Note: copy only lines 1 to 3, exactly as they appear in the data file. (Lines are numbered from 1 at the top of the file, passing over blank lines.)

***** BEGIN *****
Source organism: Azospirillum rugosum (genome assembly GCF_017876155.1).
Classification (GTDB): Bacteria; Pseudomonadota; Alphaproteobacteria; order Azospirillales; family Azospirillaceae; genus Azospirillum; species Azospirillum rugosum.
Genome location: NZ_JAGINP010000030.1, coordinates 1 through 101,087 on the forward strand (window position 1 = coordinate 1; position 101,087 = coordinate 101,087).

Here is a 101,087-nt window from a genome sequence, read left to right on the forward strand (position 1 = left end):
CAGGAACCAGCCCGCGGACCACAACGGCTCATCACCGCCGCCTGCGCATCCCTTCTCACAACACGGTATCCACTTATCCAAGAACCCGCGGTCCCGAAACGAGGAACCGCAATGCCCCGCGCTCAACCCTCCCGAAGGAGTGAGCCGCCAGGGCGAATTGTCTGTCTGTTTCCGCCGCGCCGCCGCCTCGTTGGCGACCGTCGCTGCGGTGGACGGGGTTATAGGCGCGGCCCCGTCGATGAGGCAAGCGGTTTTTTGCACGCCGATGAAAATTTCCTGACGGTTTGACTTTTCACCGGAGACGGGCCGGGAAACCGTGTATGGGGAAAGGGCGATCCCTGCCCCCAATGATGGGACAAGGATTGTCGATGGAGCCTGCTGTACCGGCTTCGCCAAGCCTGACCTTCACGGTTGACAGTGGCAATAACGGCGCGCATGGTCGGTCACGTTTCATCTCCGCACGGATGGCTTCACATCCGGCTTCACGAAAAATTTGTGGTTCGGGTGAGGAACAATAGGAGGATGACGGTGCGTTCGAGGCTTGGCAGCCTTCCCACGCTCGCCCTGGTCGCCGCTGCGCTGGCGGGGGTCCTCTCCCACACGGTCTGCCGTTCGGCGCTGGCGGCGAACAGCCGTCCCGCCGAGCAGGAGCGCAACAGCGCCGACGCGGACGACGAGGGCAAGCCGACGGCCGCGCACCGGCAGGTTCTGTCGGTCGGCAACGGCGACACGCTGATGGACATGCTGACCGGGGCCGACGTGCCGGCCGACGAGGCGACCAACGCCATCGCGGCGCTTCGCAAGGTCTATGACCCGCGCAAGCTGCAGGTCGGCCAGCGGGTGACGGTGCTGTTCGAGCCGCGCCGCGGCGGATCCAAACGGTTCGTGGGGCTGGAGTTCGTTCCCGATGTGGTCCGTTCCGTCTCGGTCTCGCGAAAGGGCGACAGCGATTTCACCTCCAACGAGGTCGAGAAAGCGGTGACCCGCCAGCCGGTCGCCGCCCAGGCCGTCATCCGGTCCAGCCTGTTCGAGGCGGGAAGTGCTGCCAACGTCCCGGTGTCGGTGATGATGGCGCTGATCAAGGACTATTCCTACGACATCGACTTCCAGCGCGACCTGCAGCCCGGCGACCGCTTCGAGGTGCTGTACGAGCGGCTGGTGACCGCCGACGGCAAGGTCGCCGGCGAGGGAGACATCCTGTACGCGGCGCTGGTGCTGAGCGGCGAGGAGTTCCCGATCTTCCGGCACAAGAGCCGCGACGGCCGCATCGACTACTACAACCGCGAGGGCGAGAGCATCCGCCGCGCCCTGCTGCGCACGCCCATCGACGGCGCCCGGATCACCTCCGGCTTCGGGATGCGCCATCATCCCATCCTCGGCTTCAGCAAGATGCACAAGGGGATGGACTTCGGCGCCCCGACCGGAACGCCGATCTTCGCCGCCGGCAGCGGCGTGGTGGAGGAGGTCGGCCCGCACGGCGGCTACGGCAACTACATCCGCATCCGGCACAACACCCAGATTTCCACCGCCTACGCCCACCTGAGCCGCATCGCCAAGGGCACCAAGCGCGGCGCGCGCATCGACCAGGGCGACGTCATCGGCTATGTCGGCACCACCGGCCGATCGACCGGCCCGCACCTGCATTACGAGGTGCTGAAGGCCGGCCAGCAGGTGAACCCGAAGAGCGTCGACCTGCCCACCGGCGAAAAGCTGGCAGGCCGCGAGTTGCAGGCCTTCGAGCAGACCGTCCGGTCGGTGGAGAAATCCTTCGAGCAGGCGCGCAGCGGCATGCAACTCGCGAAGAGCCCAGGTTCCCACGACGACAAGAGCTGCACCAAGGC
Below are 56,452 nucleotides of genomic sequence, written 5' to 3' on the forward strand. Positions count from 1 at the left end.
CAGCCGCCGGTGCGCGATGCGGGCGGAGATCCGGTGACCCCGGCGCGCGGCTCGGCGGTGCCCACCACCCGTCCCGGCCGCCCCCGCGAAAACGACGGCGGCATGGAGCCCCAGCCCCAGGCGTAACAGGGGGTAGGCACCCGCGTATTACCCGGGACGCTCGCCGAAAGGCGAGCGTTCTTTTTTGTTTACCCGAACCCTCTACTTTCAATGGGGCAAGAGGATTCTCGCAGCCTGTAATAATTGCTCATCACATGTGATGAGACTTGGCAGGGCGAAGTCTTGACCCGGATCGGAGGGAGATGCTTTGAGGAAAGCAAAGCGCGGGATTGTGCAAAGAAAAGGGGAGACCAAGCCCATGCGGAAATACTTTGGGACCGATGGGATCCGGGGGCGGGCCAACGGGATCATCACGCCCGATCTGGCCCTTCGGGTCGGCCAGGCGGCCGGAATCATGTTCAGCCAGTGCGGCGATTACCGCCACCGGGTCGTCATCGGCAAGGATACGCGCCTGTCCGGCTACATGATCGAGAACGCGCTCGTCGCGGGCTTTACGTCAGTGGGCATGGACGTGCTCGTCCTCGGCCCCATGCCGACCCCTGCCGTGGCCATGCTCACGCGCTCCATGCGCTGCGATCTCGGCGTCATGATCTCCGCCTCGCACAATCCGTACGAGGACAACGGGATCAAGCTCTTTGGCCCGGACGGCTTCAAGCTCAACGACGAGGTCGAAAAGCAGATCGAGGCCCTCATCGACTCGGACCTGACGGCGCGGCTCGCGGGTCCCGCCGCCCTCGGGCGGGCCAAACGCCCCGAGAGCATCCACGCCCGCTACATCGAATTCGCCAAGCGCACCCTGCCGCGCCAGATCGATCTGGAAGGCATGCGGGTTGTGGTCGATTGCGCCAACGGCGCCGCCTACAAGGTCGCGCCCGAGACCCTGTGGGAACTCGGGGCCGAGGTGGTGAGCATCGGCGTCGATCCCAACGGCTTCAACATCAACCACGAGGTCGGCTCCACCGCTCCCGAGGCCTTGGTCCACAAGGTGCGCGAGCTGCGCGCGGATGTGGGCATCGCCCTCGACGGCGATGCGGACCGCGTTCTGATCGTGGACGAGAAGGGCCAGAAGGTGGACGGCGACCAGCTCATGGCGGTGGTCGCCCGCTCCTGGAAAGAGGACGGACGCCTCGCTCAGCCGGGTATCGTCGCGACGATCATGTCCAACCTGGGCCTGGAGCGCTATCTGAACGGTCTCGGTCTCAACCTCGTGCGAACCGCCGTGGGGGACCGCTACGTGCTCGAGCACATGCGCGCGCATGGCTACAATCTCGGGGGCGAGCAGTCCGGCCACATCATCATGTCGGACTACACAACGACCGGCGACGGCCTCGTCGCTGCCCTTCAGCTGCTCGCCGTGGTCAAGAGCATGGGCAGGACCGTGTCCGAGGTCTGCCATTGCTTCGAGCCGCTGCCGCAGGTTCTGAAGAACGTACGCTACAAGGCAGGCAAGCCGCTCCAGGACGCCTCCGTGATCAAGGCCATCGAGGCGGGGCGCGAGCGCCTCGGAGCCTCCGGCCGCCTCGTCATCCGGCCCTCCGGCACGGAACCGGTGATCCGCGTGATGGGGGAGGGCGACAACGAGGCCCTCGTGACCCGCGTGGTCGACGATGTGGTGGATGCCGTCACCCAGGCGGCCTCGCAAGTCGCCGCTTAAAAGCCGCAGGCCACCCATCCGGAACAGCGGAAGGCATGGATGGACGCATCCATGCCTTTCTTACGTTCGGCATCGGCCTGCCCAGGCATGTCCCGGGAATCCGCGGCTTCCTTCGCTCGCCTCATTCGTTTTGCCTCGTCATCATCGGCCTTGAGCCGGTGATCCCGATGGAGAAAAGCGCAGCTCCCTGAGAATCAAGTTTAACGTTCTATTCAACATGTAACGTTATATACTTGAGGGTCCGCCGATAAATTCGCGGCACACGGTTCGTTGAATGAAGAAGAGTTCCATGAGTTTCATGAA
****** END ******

Source organism: Azospirillum rugosum (genome assembly GCF_017876155.1).
Classification (GTDB): Bacteria; Pseudomonadota; Alphaproteobacteria; order Azospirillales; family Azospirillaceae; genus Azospirillum; species Azospirillum rugosum.
Genome location: NZ_JAGINP010000030.1, coordinates 1 through 101,087 on the forward strand (window position 1 = coordinate 1; position 101,087 = coordinate 101,087).